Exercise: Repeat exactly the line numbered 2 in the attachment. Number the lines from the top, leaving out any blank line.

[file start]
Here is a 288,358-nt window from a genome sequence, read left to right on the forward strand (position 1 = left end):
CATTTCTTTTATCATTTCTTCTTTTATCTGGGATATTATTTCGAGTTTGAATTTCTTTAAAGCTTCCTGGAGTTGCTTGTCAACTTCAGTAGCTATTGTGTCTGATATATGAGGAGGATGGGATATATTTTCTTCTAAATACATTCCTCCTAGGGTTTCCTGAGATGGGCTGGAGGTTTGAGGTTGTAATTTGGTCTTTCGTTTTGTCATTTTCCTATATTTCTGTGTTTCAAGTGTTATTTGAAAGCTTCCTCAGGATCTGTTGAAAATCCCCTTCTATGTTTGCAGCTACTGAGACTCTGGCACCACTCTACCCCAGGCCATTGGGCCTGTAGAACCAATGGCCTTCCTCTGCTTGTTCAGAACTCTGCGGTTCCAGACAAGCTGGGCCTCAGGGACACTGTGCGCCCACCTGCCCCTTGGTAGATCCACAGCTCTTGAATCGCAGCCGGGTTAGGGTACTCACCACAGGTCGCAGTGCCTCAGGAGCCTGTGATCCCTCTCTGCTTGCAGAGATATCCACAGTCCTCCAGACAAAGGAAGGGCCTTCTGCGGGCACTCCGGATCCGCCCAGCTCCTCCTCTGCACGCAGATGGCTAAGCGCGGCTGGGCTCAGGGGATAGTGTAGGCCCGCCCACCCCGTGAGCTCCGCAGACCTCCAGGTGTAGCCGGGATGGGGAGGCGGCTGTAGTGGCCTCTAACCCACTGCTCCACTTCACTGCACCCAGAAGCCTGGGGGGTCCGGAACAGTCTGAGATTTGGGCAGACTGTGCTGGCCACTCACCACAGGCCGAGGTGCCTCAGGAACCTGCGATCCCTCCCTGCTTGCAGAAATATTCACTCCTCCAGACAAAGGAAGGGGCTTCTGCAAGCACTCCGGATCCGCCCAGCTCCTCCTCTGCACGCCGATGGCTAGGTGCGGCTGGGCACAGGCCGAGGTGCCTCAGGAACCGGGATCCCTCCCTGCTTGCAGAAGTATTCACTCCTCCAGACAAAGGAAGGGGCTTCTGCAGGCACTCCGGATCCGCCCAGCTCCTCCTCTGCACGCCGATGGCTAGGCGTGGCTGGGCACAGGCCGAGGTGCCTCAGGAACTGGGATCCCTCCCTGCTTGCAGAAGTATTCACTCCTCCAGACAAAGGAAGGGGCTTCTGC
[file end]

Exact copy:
CATTTCTTTTATCATTTCTTCTTTTATCTGGGATATTATTTCGAGTTTGAATTTCTTTAAAGCTTCCTGGAGTTGCTTGTCAACTTCAGTAGCTATTGTGTCTGATATATGAGGAGGATGGGATATATTTTCTTCTAAATACATTCCTCCTAGGGTTTCCTGAGATGGGCTGGAGGTTTGAGGTTGTAATTTGGTCTTTCGTTTTGTCATTTTCCTATATTTCTGTGTTTCAAGTGTTATTTGAAAGCTTCCTCAGGATCTGTTGAAAATCCCCTTCTATGTTTGCAGCTACTGAGACTCTGGCACCACTCTACCCCAGGCCATTGGGCCTGTAGAACCAATGGCCTTCCTCTGCTTGTTCAGAACTCTGCGGTTCCAGACAAGCTGGGCCTCAGGGACACTGTGCGCCCACCTGCCCCTTGGTAGATCCACAGCTCTTGAATCGCAGCCGGGTTAGGGTACTCACCACAGGTCGCAGTGCCTCAGGAGCCTGTGATCCCTCTCTGCTTGCAGAGATATCCACAGTCCTCCAGACAAAGGAAGGGCCTTCTGCGGGCACTCCGGATCCGCCCAGCTCCTCCTCTGCACGCAGATGGCTAAGCGCGGCTGGGCTCAGGGGATAGTGTAGGCCCGCCCACCCCGTGAGCTCCGCAGACCTCCAGGTGTAGCCGGGATGGGGAGGCGGCTGTAGTGGCCTCTAACCCACTGCTCCACTTCACTGCACCCAGAAGCCTGGGGGGTCCGGAACAGTCTGAGATTTGGGCAGACTGTGCTGGCCACTCACCACAGGCCGAGGTGCCTCAGGAACCTGCGATCCCTCCCTGCTTGCAGAAATATTCACTCCTCCAGACAAAGGAAGGGGCTTCTGCAAGCACTCCGGATCCGCCCAGCTCCTCCTCTGCACGCCGATGGCTAGGTGCGGCTGGGCACAGGCCGAGGTGCCTCAGGAACCGGGATCCCTCCCTGCTTGCAGAAGTATTCACTCCTCCAGACAAAGGAAGGGGCTTCTGCAGGCACTCCGGATCCGCCCAGCTCCTCCTCTGCACGCCGATGGCTAGGCGTGGCTGGGCACAGGCCGAGGTGCCTCAGGAACTGGGATCCCTCCCTGCTTGCAGAAGTATTCACTCCTCCAGACAAAGGAAGGGGCTTCTGC